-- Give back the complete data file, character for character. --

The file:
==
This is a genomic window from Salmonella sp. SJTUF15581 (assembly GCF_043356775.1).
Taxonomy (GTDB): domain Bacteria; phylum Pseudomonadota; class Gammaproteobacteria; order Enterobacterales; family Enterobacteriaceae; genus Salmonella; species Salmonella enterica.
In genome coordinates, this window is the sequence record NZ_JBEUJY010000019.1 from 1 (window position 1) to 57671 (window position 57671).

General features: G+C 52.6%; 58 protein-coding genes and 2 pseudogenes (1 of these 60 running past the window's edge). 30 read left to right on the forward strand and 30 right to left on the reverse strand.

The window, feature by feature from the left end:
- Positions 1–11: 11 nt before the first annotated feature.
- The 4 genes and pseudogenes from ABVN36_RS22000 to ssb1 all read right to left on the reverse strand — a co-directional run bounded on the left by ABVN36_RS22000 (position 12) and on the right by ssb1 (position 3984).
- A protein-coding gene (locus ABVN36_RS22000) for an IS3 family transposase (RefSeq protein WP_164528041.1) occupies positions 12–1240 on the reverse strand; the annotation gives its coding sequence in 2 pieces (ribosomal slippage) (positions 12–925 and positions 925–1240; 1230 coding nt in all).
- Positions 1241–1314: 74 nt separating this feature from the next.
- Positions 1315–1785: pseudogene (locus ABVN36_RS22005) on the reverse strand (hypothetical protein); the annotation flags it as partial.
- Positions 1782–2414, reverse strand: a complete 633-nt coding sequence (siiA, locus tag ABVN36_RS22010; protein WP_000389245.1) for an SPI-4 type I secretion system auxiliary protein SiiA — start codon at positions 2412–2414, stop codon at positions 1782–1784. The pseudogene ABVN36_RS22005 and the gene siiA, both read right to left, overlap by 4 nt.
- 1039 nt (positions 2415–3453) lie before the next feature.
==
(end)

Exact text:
This is a genomic window from Salmonella sp. SJTUF15581 (assembly GCF_043356775.1).
Taxonomy (GTDB): domain Bacteria; phylum Pseudomonadota; class Gammaproteobacteria; order Enterobacterales; family Enterobacteriaceae; genus Salmonella; species Salmonella enterica.
In genome coordinates, this window is the sequence record NZ_JBEUJY010000019.1 from 1 (window position 1) to 57671 (window position 57671).

General features: G+C 52.6%; 58 protein-coding genes and 2 pseudogenes (1 of these 60 running past the window's edge). 30 read left to right on the forward strand and 30 right to left on the reverse strand.

The window, feature by feature from the left end:
- Positions 1–11: 11 nt before the first annotated feature.
- The 4 genes and pseudogenes from ABVN36_RS22000 to ssb1 all read right to left on the reverse strand — a co-directional run bounded on the left by ABVN36_RS22000 (position 12) and on the right by ssb1 (position 3984).
- A protein-coding gene (locus ABVN36_RS22000) for an IS3 family transposase (RefSeq protein WP_164528041.1) occupies positions 12–1240 on the reverse strand; the annotation gives its coding sequence in 2 pieces (ribosomal slippage) (positions 12–925 and positions 925–1240; 1230 coding nt in all).
- Positions 1241–1314: 74 nt separating this feature from the next.
- Positions 1315–1785: pseudogene (locus ABVN36_RS22005) on the reverse strand (hypothetical protein); the annotation flags it as partial.
- Positions 1782–2414, reverse strand: a complete 633-nt coding sequence (siiA, locus tag ABVN36_RS22010; protein WP_000389245.1) for an SPI-4 type I secretion system auxiliary protein SiiA — start codon at positions 2412–2414, stop codon at positions 1782–1784. The pseudogene ABVN36_RS22005 and the gene siiA, both read right to left, overlap by 4 nt.
- 1039 nt (positions 2415–3453) lie before the next feature.